Over the past few years, we have experienced record-breaking weather in all parts of the world. As the UN Secretary General, Antionio Guterres, has said, ‘we are now facing a dramatic climate emergency’.
The last decade was the warmest on record and the level of CO2 in the atmosphere is the highest in human history.
Greenland, the second largest ice cap, experienced unprecedented melting during July 2019. Simultaneously there was a spike in fires in Siberia, Alaska, Canada, Greenland in the Arctic Circle. The Amazon region saw a dramatic surge in fires in the tropical dry-season, with more than 80 000 fires across Brazil alone recorded by the end of August 2019, a 77% increase compared to the same period last year.
If you look around you — really look — you’ll see that our world is, unequivocally, on fire.
In December 2015, 196 countries agreed to the landmark Paris Agreement on climate change, pledging to fight the climate crisis and intensify the actions and investments needed to save our world. Its goal is to keep this century’s temperature increase well below 2°C – and further, to limit the increase to 1.5°C.
However, the pace of implementation of this Agreement by key countries has been far from what is needed to change the situation. The climate catastrophe we are facing has been set into motion.
According to the Intergovernmental Panel on Climate Change (IPCC), with 1.5°C of global warming Arctic summers are projected to be ice-free once per century, and with a 2°C increase, once every 10 years. An increase of 2°C also means a 170% increase in flood risk and three times as many people exposed to extreme heat waves across the globe.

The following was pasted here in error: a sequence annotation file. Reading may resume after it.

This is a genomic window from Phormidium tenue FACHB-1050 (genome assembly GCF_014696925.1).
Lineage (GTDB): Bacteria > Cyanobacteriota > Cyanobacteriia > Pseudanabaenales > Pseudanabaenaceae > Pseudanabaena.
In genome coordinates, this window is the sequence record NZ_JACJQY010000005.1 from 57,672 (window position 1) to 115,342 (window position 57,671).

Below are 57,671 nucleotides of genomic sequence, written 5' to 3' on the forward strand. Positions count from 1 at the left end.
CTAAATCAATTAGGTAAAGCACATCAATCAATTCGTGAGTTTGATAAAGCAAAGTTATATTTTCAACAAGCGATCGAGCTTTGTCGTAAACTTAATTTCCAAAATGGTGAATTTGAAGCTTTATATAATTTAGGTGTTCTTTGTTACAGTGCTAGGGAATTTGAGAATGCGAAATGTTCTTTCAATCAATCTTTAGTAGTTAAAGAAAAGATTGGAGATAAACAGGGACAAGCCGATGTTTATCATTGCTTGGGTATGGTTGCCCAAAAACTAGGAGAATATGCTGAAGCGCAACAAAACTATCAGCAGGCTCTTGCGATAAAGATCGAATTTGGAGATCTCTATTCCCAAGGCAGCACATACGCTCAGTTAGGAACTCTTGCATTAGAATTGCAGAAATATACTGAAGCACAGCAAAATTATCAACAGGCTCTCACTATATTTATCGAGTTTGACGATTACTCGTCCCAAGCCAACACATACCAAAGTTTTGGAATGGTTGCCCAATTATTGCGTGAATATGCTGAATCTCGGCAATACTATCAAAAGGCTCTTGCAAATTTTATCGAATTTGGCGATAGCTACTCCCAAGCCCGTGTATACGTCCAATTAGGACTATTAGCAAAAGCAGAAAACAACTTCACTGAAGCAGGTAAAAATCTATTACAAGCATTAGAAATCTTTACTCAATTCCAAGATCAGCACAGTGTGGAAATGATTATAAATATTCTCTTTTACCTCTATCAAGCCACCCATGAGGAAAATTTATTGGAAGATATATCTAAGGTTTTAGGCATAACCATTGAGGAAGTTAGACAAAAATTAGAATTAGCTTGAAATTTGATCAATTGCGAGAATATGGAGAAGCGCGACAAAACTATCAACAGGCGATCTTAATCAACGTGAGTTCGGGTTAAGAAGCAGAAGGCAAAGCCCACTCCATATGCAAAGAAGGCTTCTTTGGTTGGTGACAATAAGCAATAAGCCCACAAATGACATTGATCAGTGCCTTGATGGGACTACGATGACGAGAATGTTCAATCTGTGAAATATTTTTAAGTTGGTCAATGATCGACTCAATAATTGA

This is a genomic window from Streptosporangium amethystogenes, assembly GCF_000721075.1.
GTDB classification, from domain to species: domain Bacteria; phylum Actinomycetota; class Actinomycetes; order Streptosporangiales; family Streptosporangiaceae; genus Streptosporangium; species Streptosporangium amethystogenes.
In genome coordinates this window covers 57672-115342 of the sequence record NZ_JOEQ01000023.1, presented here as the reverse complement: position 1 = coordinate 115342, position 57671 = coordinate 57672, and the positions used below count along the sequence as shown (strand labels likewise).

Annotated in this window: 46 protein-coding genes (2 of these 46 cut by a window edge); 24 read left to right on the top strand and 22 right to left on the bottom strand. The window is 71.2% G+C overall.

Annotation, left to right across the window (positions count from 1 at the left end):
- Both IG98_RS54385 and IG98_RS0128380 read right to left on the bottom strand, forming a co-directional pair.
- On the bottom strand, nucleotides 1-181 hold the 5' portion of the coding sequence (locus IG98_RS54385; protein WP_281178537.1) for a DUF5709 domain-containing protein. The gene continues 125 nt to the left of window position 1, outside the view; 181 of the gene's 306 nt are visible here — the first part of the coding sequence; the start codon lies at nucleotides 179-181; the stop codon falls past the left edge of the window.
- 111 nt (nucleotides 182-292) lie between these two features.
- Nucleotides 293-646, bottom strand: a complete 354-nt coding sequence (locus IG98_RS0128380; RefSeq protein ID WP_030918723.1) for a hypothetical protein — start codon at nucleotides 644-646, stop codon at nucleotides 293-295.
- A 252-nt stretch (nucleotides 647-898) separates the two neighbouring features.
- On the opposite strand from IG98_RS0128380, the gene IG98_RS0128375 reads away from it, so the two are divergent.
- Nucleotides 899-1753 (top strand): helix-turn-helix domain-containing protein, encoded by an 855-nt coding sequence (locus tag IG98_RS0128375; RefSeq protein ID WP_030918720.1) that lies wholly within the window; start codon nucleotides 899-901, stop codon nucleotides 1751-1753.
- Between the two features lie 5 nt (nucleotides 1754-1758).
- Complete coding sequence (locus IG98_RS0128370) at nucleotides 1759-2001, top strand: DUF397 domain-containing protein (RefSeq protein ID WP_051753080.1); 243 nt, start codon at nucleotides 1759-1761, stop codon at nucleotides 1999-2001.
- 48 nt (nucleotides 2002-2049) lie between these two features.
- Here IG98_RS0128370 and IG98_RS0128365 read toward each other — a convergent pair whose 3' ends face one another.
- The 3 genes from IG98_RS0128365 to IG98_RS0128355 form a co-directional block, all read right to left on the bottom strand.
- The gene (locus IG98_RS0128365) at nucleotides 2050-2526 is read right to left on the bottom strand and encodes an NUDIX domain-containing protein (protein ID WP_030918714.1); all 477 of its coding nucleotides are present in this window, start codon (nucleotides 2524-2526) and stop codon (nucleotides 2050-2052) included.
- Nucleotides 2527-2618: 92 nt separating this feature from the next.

The current pledges in the Paris Agreement will see us continue on our trajectory towards increases of 3°C – and hotter.
We need to do more
Short, mid and long-term solutions are needed to secure our future; significant cuts to greenhouse gas emissions are crucial and global carbon dioxide emissions need to be reduced by 50% by 2030 (and they need to reach net zero by 2050).
We have to invest in renewable energy sources, change the way we use land and the oceans and choose more sustainable lifestyles, or this climate emergency will continue. The clock is ticking …
Revised NDCs are expected to be submitted in 2020 and will have to be updated every five years to ensure that each country’s efforts towards limiting temperature increases will grow and become more ambitious (the so-called Paris Agreement 'ratchet' mechanism).
If every country fully implements the commitments set out in their first round NDCs, global temperatures are expected to rise between 2.7°C and 3.7°C this century alone. That’s nowhere near the 1.5°C goal set out in the Paris Agreement.
2020 is the date set for the ratchet mechanism to formally start, so countries have a chance to review their NDCs and submit stronger ones. There is still much more we have to do — and it has to start now.
As countries submit revised NDCs, we will review them against our #NDCsWeWant Checklist and publish our analysis. This website will be updated as this process progresses, and countries which have been evaluated will be marked on the map below.